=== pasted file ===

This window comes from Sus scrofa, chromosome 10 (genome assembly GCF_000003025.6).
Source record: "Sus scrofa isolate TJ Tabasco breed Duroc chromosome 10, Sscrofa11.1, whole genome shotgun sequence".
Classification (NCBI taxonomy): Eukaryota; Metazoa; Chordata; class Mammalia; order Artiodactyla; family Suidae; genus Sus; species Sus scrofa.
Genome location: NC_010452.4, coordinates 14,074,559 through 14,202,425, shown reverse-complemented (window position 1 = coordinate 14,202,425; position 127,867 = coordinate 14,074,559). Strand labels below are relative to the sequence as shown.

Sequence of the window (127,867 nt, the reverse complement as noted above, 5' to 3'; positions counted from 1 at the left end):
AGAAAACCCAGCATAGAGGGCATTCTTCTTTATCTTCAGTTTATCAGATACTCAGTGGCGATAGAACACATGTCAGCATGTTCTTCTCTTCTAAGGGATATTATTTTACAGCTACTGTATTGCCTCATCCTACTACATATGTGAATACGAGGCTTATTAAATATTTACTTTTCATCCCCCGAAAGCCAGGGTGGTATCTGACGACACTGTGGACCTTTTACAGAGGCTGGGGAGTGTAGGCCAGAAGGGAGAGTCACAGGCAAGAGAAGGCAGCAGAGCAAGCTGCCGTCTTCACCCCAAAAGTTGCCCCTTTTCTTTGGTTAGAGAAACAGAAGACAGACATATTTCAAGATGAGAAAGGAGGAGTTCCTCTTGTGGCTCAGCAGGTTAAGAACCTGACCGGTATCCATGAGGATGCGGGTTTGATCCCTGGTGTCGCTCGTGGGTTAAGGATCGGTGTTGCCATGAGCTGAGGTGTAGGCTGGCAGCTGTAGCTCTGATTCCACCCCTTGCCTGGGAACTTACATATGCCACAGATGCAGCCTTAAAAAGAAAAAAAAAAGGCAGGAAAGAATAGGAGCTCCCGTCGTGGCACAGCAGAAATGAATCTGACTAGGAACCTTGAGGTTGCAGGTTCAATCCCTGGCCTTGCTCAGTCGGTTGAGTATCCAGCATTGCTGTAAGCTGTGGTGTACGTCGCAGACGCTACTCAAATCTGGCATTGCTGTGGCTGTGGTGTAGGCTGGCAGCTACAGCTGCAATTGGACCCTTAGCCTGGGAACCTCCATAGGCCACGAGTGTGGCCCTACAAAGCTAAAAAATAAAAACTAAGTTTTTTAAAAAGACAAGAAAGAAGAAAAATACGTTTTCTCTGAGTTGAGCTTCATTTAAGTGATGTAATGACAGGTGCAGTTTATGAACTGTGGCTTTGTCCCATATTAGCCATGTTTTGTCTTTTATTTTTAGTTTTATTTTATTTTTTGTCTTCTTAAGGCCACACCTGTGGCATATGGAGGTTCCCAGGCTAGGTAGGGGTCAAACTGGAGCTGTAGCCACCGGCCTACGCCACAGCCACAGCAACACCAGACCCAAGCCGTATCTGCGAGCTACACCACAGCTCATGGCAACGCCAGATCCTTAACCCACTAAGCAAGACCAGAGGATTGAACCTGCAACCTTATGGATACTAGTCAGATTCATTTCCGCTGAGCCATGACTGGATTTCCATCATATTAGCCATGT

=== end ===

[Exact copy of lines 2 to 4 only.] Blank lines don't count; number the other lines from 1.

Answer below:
Source record: "Sus scrofa isolate TJ Tabasco breed Duroc chromosome 10, Sscrofa11.1, whole genome shotgun sequence".
Classification (NCBI taxonomy): Eukaryota; Metazoa; Chordata; class Mammalia; order Artiodactyla; family Suidae; genus Sus; species Sus scrofa.
Genome location: NC_010452.4, coordinates 14,074,559 through 14,202,425, shown reverse-complemented (window position 1 = coordinate 14,202,425; position 127,867 = coordinate 14,074,559). Strand labels below are relative to the sequence as shown.